• Deliver bad news – Most problems don’t go away with time. This is true whether you’re in the public or private sector. The sooner you acknowledge them, the sooner you can get to work on them.
  • Face your critics – Not all criticism is destructive. It takes courage and humility to accept what others have to say.
  • Act on your beliefs – You can’t fully commit to something you don’t believe in. Sometimes this means you may have to make a painful decision to leave a position or accept criticism.
  • Take on competitors – This may be more apropos for the private sector, but public leaders must recognize that even a public agency is competing for people’s attention and perceived value for the taxes or fees they pay. Don’t be afraid to challenge stereotypes.
  • Look in the mirror – Reflect honestly on yourself and all your strengths and weaknesses. You can only build on strengths and correct weaknesses if you know what they are.
  • Challenge your comfort zone – People have fears. Recent extensive coverage of the anniversary of the Normandy D-Day landings has featured many interviews with veterans. Virtually all have said they were afraid and that anyone who says they weren’t was not telling the truth or crazy. Acting in the face of fear is exhibiting courage.

As the authors try to reduce the essentials into fewer and fewer categories you begin to see combinations of traits. Choose the best for yourself. I think you’ll find that there are simply no shortcuts to great leadership.

7 Personality Traits of a Great Leader 
On the Success. com website, author Jim Rohn takes a “this not that” approach to describing the personality of great leaders.

6 Qualities of Leadership 
Brian Tracy, author of numerous books and articles on leadership and management, writes in this guest article in the McGraw Hill Business Blog that more than 50 important leadership qualities have been identified, but that there are six qualities that seem to stand out as being more important than the others.

5 Key Traits of Great Leaders 
This article by Patty Vogan from the online publication Entrepreneur describes five traits believed to be common to all great leaders.

The 4 Leadership Skills You Need Most
In this article from the Treer Group, the authors begin with a study that surveyed 2,200 leaders and 15 organizations in order to assess the quality of leadership skills in executive and management ranks. They identified the four most important leadership skills identified by the study as the place to start.

The three top skills every leader should have
In The Globe and Mail, author Richard Lorenzen describes three skills every leader should possess.

What are the two most important functions of a leader?
In this piece the author, Dan Black, describes two functions of leadership which I would argue cannot be accomplished without the leadership qualities described by the other authors as an intrinsic part of the great leader’s fundamental character.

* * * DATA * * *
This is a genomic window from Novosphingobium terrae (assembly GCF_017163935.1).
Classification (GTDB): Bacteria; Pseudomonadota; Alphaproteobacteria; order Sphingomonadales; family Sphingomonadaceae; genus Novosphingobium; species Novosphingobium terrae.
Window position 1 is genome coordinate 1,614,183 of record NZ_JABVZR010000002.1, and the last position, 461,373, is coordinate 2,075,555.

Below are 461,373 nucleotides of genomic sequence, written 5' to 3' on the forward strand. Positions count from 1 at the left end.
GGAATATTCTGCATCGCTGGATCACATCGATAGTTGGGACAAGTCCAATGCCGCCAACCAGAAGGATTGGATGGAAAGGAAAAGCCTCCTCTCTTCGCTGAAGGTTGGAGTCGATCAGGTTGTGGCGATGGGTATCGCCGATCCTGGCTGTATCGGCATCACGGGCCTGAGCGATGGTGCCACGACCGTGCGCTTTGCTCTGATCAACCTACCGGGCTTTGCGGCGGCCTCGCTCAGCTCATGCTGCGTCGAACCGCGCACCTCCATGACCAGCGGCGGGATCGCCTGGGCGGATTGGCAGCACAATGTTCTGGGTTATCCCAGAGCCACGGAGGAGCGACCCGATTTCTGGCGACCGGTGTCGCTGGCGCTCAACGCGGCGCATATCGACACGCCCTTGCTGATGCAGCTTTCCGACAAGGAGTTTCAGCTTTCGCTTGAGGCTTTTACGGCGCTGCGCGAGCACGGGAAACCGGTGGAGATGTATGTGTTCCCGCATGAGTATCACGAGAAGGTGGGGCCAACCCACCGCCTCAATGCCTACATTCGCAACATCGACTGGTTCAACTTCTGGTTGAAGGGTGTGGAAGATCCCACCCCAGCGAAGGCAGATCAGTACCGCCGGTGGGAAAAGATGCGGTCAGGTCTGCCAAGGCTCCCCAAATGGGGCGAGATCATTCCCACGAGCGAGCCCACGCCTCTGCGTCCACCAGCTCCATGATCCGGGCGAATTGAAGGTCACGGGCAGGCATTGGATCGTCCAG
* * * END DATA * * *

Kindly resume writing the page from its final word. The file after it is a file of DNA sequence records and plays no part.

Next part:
And now what you’ve all been anticipating as you’ve read through all these opinions about leadership and wondered what could possibly be the single most important attribute…

The No. 1 Leadership Trait You Really Need to be Successful

Humility

Are you surprised?

Mark Toth writes: “Leaders who are truly (1) servant-hearted; (2) able to put others and the organization first; and, (3) willing to listen with humility to other points of view are the ones that people will follow.”

Leaders with humility are secure and self confident but respect the value of others.

No better example comes to mind than Nelson Mandela.

I began this for fun to see if I could find a series of ever shorter lists of easy-to-reference attributes, but the process revealed some essential truths about leadership. There were many commonly cited attributes of great leaders in the articles I found. Beginning with the initial top ten it’s pretty easy to come up with a list, but as the writers attempted to reduce the traits to the most essential, words like vision, integrity, and humility cropped up more frequently as key words or in a supporting role as the lists got shorter. I hope you can use this as a mirror to hold up to reflect your leadership style. Great leaders are all around us.


MRSC is a private nonprofit organization serving local governments in Washington State. Eligible government agencies in Washington State may use our free, one-on-one Ask MRSC service to get answers to legal, policy, or financial questions.

About Lynn Nordby

Lynn’s public sector career includes 30 years in local government management and experience in virtually all municipal services including the operations of a wide variety of municipal utilities. He is a Credentialed Manager through the ICMA Voluntary Credentialing program.